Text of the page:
LANL researchers who receive Laboratory Fellows’ Prizes are, top row, from left, Tariq Aslam, Anemarie DeYoung and Juan Duque. Bottom, from left, Brian Jensen and Robert Steiner. Photos Courtesy LANL
LANL NEWS RELEASE
Five Los Alamos National Laboratory researchers have received Laboratory Fellows’ Prizes: Tariq Aslam received the Fellows’ Prize for Research, and Anemarie DeYoung, Juan Duque, Brian Jensen and Robert Steiner received the Fellows’ Prize for Leadership.
“I congratulate each of this year’s Fellows’ Prize recipients for their contributions to research and leadership,” said John Sarrao, deputy Laboratory director for Science, Technology and Engineering. “Tariq has made significant contributions to the field of shock physics, and Anemarie, Juan, Brian and Rob are all effective and externally visible leaders who have helped advance our programs and develop future staff in subcritical diagnostics, remote sensing capabilities, light-source utilization and bioassay methodologies, respectively.”
Tariq Aslam of the Physics and Chemistry of Materials group was awarded the Fellows’ Prize in Research for his seminal contributions in two areas: to the field of detonation shock dynamics and for developing advanced numerical methods that improve algorithms in reactive flow and hydrodynamics — both central to the mission of the Laboratory. Aslam made these contributions through sustained collaboration with applied mathematicians, experimental groups, weapons engineering divisions at the Laboratory and academia.
Anemarie DeYoung of the Applied and Fundamental Physics group received the Fellows’ Prize in Leadership for the success of the Neutron Diagnosed Subcritical Experiments (NDSE), and her role in leading her team to rise to a significant level of scientific and technical achievement. Through DeYoung’s scientific leadership and persistence, the NDSE concept has gone from a long-considered idea to a reality that is now contributing significantly to the nation’s stockpile stewardship program.
Juan G. Duque of the Physical Chemistry and Applied Spectroscopy group received the Fellows’ Prize in Leadership for growing and invigorating the Laboratory’s capabilities in remote sensing. He has championed a new experimental capability at Water Canyon and Canyon View outdoor test sites and has planned and executed several field campaigns, frequently involving highly hazardous materials, with multiple participants and safety requirements. He has nurtured and built careers of several postdoctoral fellows and early career scientists.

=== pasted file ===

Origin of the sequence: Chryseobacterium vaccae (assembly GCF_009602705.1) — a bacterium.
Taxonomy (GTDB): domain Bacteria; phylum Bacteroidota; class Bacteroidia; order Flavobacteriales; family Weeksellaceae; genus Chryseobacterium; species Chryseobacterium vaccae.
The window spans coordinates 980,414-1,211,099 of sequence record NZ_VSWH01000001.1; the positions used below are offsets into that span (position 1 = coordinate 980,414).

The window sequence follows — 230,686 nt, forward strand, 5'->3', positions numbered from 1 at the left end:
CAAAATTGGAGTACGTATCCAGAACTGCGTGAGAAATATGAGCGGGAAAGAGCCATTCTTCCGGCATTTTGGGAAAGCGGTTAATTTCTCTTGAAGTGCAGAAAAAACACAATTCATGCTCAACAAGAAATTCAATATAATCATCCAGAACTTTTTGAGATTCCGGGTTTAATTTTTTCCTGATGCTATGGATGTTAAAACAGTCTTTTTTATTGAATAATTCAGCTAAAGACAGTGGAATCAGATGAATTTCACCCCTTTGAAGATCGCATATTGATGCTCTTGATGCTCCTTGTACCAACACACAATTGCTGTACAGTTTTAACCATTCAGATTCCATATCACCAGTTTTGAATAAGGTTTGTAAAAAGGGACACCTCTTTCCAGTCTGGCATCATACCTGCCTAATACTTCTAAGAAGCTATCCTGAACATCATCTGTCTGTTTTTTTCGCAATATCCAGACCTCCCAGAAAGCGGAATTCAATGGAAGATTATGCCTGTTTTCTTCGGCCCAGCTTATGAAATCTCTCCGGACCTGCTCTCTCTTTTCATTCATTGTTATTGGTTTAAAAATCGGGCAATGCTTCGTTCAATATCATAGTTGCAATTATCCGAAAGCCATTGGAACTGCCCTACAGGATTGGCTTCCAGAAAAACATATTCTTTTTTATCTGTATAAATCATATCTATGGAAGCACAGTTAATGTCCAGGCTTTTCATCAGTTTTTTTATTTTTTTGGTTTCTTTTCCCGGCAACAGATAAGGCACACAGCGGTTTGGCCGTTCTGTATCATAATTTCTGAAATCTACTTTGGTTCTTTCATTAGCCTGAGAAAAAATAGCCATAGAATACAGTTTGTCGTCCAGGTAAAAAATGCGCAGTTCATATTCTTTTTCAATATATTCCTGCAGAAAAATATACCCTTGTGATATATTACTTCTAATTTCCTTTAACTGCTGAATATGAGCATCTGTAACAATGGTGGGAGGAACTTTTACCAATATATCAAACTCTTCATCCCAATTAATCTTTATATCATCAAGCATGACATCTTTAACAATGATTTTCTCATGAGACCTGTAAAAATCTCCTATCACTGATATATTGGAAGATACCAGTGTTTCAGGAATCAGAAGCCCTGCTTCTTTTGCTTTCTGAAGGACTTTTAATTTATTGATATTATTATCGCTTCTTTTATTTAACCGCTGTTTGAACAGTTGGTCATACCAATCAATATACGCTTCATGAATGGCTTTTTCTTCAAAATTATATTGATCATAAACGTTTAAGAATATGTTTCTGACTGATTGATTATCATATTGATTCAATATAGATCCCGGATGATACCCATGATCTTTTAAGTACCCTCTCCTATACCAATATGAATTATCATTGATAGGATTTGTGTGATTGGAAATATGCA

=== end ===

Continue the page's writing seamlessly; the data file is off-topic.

Brian Jensen of the Shock and Detonation Physics group received the Fellows’ Prize in Leadership for exceptional leadership of many multi-organizational project teams that includes the development of the Dynamic Equation of State facility, and development of impact systems at a synchrotron source resulting in Defense Program Awards of Excellence, Distinguished Performance Awards and many publications. He has been instrumental in recruiting to maintain both the scientific and technical staff necessary to continue this success.
Robert Steiner of the Nuclear and Radiochemistry group received the Fellows’ Prize in Leadership for his sustained excellence in leadership at Los Alamos. He has grown Clean Chemistry into an organization recognized as one of the best ultra-trace radiochemistry and mass spectrometry operations in the world. His success has centered on his role as Los Alamos’ Bioassay Project leader, where he brought the most advanced, highest-sensitivity methods into a program critical to protecting worker health and safety.
Los Alamos National Laboratory, a multidisciplinary research institution engaged in strategic science on behalf of national security, is managed by Triad, a public service oriented, national security science organization equally owned by its three founding members: Battelle Memorial Institute (Battelle), the Texas A&M University System (TAMUS) and the Regents of the University of California (UC) for the Department of Energy’s National Nuclear Security Administration.
Los Alamos enhances national security by ensuring the safety and reliability of the U.S. nuclear stockpile, developing technologies to reduce threats from weapons of mass destruction, and solving problems related to energy, environment, infrastructure, health and global security concerns.